So my parents want to come visit for the girl’s first birthday. That’s cool. Her first birthday falls on Samedi Gras — the Saturday before Mardi Gras. That’s a special day for us, as it’s the only day when Carnival comes to our Mid-City neighborhood any more. We usually have a party on that day, a big blowout with a keg of good beer and live music, and this year it will be extra fun because it will also be the girl’s first birthday party. Super cool. Come on down, Mom & Dad! They can even do some volunteer work at Camp Restore.
But, of course, as long as they’re here, they really ought to stay for Mardi Gras. Everybody should experience Mardi Gras in New Orleans at least once in their lifetime.
And that’s where things get a tad complicated.
In a recent e-mail, Mom says:
Now I have to convince your father that we should do this. He doesn’t want to be part of any debauchery, I guess.
And that cracked me up: the image of my respectable, somewhat conservative, slightly puritanical Midwestern father trying to enjoy Mardi Gras while avoiding debauchery. It’s a funny thought, and I mean that in the most loving and sympathetic way possible.
Of course, locals know Mardi Gras really is a family-friendly event. But an air of cheerful debauchery does prevail. That’s one of the things I love about it. Mardi Gras wouldn’t feel complete to me without venturing to the Quarter. One definitely will glimpse some debauchery there. But I wouldn’t be afraid to take my one-year-old daughter, or my parents — if they can get in the right frame of mind.
Masking is essential. Mardi Gras is so much more fun if you’re dressed up in costume. It doesn’t have to be salacious — though that certainly helps. The main thing is to don something truly outlandish, such as you’d never wear in ordinary life.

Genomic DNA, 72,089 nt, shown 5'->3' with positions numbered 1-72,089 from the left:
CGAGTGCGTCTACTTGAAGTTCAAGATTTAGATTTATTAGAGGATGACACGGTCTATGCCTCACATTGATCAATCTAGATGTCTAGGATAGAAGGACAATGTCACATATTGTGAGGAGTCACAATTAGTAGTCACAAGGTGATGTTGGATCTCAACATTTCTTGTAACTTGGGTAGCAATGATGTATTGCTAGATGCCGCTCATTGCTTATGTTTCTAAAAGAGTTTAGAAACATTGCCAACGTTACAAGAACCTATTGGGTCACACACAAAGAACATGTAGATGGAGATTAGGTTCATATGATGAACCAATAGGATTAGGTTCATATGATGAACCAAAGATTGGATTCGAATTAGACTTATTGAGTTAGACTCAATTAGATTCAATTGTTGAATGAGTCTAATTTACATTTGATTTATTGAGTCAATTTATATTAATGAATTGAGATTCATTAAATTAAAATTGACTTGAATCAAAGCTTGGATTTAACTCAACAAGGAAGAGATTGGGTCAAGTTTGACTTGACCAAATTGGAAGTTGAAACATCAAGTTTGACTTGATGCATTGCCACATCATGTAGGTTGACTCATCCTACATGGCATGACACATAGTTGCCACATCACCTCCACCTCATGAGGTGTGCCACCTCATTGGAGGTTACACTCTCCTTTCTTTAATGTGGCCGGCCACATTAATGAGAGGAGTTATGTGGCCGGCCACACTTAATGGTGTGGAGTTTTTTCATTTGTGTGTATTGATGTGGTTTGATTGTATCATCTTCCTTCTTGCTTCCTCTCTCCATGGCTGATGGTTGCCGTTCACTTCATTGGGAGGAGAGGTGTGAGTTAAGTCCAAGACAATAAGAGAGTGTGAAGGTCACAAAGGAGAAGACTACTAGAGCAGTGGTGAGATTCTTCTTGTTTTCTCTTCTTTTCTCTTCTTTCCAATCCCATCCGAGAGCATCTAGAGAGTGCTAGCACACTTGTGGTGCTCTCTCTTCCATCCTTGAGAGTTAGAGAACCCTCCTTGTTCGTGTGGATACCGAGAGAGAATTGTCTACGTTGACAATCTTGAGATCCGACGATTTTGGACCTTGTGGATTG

I guess I really need to get on the horn and talk to the folks about this, but I dropped my phone while replacing some boards on the deck this morning, and apparently I’ve killed it. And since we no longer have a landline, that means I’m vox incommunicado.
So, since I know they’ll read this:
Dad, think of it as an athletic experience. We’ll rise early, breakfast at a friend’s house in the Bywater (hopefully) then walk through the Marigny, colliding with the Societé de Sainte Anne if we’re lucky, then through the Quarter. We’ll take a gander at one of the big parades on Canal Street, then retreat back to the Quarter, get some lunch, visit the river, and then we’ll slowly make our way back to the Bywater. And we do it all in costume, with an infant, while drinking a few beers along the way. No, we won’t get drunk, but we’ll see some people at various levels of intoxication. We’ll see a few rowdies and a few risque costumes. We might catch a whiff of a funny-smelling cigarette or see someone just plain acting a fool. But mostly we will see all manner of folk — all ages, races, classes, nationalities — having a great time at a great party and dancing to great music while decked out in the most eye-popping, hilarious, beautiful outfits you’ve ever seen in your whole life. It will be fun, and an unforgettable experience. I can guarantee you that. And as you might note from that itinerary, it will tax our stamina. We’re usually back home, exhausted, by early afternoon. But with the added challenge of bringing the girl along, we’ll need all the help we can get.
Those who think I’m discouraging my parents don’t know them. They are world class athletes, in much better shape than Xy and I. The athletic angle might be just the ticket to transforming Mardi Gras from frightening debauchery into fun sport in the eyes of ole Grandpa Ray.
I should note too that our friends in Tuscaloosa, Herb & Jenny, will be joining us for Mardi Gras, and might be bringing their bairns too. At least I hope so. More is merrier.
Of course, if Dad doesn’t really don’t want to come, if what I’ve described above doesn’t sound like a good time, that’s OK too. No pressure. Forced merriment is the worst thing in the world. There are plenty of locals here who flee the city at Carnival time, to escape the crowds and the madness. So come at Christmas or Easter instead, or anytime.
Dad, I hope you’ll feel free to post comments here. Mom too. And anyone else for that matter. Let’s hash this out, address any concerns you might have. If you’d rather discuss privately, that’s fine too. But I think right here in the open might be more fun, and that, after all, is the spirit of Carnival.